Making It's Russell on touching letter from viewer: 'Tears in my eyes'

·Lifestyle & Entertainment Producer
·2-min read

Bright and bubbly costume maker Russell Brown from Victoria was the second Making It contestant to be eliminated from the show after their incomplete 'dream doll house' creation didn't quite hit the mark.

While they're sad to be out of the competition, Russell — who identifies as non-binary — tells Yahoo Lifestyle in an exclusive chat that they've been overwhelmed with support and positivity from viewers at home.

Making It contestant Russell posing on set wearing a purple, blue and green striped sequin jacket and a denim apron
Making It contestant Russell has been overwhelmed with support from fans of the show. Photo: Channel 10.

"It's been really nice," they say. "I went on [Making It] because I wanted to be a really positive representation for the queer community and also an advocate for mental health.

"So, I definitely had a lot of people reach out to me and give me such kind words and it's been so touching."

As someone who is by their own admission happier to stay behind the scenes, speaking openly about personal matters such as mental health and gender identity on national TV was a huge deal for Russell.

"It was challenging to be quite open, but I do feel as if that can be used to educate people as well. My story in some sort of way could maybe help someone who was unique and special like me when I was little," they explain.


Making It contestant Russell's 'dream doll house' sketch. Photo: Channel 10.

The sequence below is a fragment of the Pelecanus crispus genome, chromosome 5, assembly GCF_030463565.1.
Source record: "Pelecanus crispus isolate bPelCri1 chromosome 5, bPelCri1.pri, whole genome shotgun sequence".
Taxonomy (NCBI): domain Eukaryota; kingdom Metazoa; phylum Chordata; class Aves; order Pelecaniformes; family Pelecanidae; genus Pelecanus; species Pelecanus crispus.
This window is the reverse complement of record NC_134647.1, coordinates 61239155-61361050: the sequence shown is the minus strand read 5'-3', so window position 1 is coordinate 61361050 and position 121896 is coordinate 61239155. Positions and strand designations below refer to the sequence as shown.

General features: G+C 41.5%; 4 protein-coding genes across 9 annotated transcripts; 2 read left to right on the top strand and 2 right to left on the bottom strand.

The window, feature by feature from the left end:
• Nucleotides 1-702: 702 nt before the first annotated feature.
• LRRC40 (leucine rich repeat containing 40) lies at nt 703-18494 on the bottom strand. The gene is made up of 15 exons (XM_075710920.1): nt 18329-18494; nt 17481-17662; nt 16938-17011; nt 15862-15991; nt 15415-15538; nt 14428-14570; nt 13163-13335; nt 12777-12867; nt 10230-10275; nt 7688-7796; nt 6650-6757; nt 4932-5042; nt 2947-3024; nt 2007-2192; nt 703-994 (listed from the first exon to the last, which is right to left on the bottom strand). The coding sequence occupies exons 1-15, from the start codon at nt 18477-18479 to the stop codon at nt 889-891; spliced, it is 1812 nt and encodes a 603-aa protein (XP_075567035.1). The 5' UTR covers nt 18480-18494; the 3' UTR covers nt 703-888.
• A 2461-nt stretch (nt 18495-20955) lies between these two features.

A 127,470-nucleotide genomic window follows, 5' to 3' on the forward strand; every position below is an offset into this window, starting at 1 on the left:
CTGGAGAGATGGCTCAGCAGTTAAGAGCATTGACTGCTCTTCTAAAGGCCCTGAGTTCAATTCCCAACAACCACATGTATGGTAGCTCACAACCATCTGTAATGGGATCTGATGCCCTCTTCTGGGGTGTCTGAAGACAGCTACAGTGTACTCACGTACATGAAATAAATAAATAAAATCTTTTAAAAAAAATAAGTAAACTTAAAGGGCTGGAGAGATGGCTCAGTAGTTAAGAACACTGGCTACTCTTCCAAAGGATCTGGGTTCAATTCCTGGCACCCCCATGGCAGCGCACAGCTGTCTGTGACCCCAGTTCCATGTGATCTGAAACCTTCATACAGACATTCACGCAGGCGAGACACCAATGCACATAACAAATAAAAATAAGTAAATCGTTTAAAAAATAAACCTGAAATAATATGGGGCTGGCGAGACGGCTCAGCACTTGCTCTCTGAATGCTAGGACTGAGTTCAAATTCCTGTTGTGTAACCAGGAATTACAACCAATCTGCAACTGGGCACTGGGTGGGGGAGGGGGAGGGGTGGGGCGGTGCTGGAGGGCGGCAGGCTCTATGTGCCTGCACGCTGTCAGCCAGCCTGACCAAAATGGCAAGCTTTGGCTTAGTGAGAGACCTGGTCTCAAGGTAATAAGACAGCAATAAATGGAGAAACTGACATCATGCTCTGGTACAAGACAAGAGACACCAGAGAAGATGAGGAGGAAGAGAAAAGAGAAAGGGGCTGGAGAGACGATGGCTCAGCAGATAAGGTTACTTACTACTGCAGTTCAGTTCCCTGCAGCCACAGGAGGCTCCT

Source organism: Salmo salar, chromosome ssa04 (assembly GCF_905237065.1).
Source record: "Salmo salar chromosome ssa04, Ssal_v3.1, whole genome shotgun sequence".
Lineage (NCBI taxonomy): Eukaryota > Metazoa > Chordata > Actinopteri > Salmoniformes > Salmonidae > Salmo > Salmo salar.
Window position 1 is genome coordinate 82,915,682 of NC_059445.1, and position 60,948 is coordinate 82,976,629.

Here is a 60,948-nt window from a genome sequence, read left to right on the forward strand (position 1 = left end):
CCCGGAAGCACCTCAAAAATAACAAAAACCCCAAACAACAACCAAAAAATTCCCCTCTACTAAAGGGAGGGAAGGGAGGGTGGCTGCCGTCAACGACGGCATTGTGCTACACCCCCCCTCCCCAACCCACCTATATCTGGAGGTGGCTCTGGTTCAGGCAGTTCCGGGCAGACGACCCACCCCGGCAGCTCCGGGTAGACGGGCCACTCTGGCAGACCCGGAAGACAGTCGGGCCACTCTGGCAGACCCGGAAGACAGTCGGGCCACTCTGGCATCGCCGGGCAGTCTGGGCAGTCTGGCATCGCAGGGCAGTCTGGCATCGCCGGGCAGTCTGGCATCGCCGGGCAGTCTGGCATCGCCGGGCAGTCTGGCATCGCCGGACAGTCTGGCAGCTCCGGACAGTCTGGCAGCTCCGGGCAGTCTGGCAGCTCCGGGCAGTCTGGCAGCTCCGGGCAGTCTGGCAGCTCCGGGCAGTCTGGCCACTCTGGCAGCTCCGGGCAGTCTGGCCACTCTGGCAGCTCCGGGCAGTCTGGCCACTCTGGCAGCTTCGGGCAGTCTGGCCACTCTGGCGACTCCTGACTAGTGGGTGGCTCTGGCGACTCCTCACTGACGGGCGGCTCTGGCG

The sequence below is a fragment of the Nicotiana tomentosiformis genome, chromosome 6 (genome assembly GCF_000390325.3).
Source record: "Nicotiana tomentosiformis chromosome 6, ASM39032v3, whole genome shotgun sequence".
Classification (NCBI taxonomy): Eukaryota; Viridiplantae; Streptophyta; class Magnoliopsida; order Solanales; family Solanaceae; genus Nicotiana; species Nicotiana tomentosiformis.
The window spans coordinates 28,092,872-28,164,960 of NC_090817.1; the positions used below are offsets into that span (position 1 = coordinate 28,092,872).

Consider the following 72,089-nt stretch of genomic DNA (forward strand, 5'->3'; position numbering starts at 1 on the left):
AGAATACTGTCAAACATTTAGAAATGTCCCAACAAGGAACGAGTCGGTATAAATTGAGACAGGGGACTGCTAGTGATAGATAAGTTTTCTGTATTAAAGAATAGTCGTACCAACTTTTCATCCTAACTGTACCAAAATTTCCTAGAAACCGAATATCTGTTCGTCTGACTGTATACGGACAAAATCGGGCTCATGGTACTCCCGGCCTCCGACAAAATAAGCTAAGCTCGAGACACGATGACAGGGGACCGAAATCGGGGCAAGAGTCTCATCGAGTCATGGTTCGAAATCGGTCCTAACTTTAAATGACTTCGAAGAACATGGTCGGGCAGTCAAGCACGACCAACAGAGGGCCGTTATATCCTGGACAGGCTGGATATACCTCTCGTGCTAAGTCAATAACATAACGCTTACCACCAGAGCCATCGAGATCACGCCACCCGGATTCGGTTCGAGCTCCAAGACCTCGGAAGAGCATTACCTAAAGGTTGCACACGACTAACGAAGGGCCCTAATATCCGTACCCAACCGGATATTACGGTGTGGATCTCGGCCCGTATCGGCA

A sketch of Russell's final creation, a 'dream doll house' filled with dress-ups. Photo: Channel 10.

'Tears in my eyes'

And it appears as if Russell is already achieving their goal of offering hope and inspiration to other unique and special people out there.

"Late last night I had a really nice message from a mother of a non-binary child, [she was] just reaching out and letting me know that seeing me on the television helped their child so much.

"I gotta admit I did have a few tears in my eyes!"

Receiving such heartwarming feedback has made the experience worthwhile for Russell.

"I could have stayed longer and all that jazz, but to even just have that one person [reach out] I feel like I did do what I came to do."

Russell's fans will be thrilled to know that there's another way to get their Russell fix: they've started a YouTube channel to continue representing the queer community and being an advocate for mental health.

Once lockdown is over, they're also keen to catch up with their fellow Making It contestants and possibly plan a collaborative project for the future.

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